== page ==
The Columbus Blue Jackets have had less successful seasons. Many of them, in fact. But this year may go down as their most turbulent.
There's the star goalie, long assumed to be on his way out of town this summer after six years in Columbus. Sergei Bobrovsky got off to a slow start to the season and saw his backup eat into his playing time. That led to unhappiness, and ultimately, a one-game suspension in January for not remaining on the bench after he was pulled in Tampa.
There's the best player in franchise history, who's made it known for months that he'd rather test free agency this summer than sign an extension with the Blue Jackets. Artemi Panarin's will-he-or-won't-he departure has hung like a cloud over the club since last summer.
There was the all-in move at the trade deadline, which looked like it was going to blow up in general manager Jarmo Kekalainen's face after the Blue Jackets lost three of four in ugly fashion shortly after they surrendered prospects and draft picks for forwards Matt Duchene and Ryan Dzingel.
There were the losing streaks, the frustration from failing to show up at home against rivals and elite opponents, ugly efforts against the league's worst teams, and player-only meetings and dinners to try to right the ship.
All the drama a pro hockey team could want and then some.
But here the Blue Jackets are, winners of six of their last seven and headed to the Stanley Cup Playoffs yet again.
“I'm proud of the guys,” coach John Tortorella raved after the team's 3-2 shootout win over the New York Rangers Friday night. “Listen, there's been shit running around our team all year long, right from the get go, as far as guys leaving, and there's been a lot of things that have happened in that room. I think it's been a very honest locker room. When things come up, we air it out right away so it doesn't sit in the room.”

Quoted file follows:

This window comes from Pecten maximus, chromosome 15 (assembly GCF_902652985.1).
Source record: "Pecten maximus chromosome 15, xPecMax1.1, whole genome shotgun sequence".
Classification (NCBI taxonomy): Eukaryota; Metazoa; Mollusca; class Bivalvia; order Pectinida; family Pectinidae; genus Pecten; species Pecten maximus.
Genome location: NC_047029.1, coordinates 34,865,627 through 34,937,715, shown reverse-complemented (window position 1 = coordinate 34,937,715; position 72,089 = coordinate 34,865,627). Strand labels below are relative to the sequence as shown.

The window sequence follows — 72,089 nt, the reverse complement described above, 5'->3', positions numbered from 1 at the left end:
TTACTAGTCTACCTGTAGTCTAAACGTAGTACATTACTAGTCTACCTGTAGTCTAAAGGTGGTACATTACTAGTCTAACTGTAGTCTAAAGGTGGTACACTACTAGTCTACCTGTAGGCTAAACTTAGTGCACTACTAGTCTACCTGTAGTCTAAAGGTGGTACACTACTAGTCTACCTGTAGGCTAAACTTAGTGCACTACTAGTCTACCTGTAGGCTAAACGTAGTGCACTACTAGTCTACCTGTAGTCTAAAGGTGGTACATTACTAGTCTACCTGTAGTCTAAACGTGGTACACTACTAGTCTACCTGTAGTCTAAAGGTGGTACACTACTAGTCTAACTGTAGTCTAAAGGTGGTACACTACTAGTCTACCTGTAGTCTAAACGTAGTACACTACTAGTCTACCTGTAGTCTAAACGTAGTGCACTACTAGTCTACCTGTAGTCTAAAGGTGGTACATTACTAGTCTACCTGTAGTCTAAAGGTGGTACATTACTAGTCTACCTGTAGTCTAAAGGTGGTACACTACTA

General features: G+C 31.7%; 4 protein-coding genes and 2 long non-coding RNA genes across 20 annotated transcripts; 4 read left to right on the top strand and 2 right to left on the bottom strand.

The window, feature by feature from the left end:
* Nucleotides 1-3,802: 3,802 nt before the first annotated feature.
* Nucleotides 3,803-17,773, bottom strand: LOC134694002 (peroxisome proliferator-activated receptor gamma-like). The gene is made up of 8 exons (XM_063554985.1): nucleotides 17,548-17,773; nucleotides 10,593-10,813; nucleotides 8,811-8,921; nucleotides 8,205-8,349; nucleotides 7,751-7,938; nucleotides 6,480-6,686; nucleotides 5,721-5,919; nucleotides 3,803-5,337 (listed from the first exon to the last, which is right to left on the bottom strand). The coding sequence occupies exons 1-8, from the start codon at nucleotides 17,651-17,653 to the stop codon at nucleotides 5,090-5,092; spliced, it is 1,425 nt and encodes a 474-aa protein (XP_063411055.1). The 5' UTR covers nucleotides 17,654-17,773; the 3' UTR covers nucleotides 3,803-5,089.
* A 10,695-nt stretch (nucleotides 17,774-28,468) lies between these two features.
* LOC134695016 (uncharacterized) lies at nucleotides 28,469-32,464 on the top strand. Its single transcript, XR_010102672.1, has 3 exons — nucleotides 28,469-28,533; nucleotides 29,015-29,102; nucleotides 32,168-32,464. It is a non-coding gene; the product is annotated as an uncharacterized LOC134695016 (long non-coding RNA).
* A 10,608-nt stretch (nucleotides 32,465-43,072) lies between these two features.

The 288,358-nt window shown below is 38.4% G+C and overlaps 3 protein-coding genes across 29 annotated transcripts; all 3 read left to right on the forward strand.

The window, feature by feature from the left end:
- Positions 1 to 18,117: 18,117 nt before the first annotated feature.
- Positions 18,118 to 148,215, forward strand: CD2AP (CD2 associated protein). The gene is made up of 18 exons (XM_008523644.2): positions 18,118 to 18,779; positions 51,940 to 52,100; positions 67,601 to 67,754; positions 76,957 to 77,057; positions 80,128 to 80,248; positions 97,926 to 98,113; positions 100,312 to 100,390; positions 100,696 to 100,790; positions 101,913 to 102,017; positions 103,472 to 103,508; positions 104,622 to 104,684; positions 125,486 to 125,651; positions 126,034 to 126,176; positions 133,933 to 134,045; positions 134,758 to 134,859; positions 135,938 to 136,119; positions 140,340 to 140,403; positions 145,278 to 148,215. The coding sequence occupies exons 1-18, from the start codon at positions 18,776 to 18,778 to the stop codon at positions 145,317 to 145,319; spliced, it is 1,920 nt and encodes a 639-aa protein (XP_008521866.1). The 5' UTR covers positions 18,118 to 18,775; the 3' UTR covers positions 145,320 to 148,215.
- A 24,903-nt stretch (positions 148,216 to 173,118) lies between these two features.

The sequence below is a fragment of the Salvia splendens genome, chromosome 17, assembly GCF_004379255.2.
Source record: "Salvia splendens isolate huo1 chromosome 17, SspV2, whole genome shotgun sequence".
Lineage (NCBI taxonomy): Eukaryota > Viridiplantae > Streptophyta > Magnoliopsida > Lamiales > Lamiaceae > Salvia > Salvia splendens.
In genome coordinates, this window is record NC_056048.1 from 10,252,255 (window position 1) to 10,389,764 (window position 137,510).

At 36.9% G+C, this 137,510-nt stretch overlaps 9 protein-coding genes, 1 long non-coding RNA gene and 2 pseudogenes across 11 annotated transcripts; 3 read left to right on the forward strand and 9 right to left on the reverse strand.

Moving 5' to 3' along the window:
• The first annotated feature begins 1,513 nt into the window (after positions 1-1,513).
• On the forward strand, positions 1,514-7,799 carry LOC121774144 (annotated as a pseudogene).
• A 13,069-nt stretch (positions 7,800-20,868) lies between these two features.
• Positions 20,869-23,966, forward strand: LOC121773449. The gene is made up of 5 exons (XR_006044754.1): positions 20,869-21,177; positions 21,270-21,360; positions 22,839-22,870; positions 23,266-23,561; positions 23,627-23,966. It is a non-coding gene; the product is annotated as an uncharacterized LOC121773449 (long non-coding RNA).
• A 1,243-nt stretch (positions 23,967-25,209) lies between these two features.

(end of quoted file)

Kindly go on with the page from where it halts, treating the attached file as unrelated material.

“It's been one of the craziest years for me, especially with all of the stuff we haVE to deal with.”
For Tortorella, it was one of the wildest rides in his 18 seasons as a head coach in the National Hockey League.
“It's been one of the craziest years for me, especially with all of the stuff we have to deal with, around us in the room,” Tortorella said. “We struggled at home. At certain big games, we didn't show. A lot of different things happened this year, but when push came to shove towards the end of the year, we went on a run, guys stepped up and found their way to get in here.”
Now, the Blue Jackets look to carry steam into the postseason.
The disgruntled goalie? He's been tremendous for weeks, surging to the league lead in shutouts with nine, and second in wins with 37. Since February 1, he's 18–8–0 with a .930 SV%, a 2.01 GAA and a staggering seven shutouts. Bobrovsky was superb Friday night, making several highlight saves and shutting down all three Rangers he faced in the shootout.
“He has found his game for quite a while here now,” Tortorella said. “And it kind of goes unnoticed.”
Panarin? He basically won Friday night's clinching game twice for the Blue Jackets. His goal with five minutes to play gave his team their first lead of the game, which should have held, save for a fluke in the final seconds that saw the Rangers send it to extra time. Once there, he scored the only goal of the shootout for the win. On the year, he has another career high in points, with 85, breaking his own Blue Jackets single-season record set last year.
“We're not done. We're not done at all.”
The new guys? Duchene and Dzingel are generating good scoring chances every night. Duchene is logging heavy minutes with his ability to buy time on offense and knack for finding his teammates with precision passes. He has six points in his last six games. Dzingel's goal early in the third period Friday night was a much-needed shift in momentum for the Blue Jackets.
This season has been bumpy, for sure, but maybe things are starting to click for a team with talent to make a deep run into the playoffs? The Blue Jackets set a franchise record with their 24th road win of the season last night and their 96 points – 12 of those earned in their last seven contests – are good for third-most ever by a Jackets team. They have one regular season game remaining, Saturday night in Ottawa, to get two more points and make it the second-best season in franchise history.
“We're not done,” captain Nick Foligno said, speaking to the general feeling on the team that they had their groove back. “We're not done at all. We're a team that feels really confident.”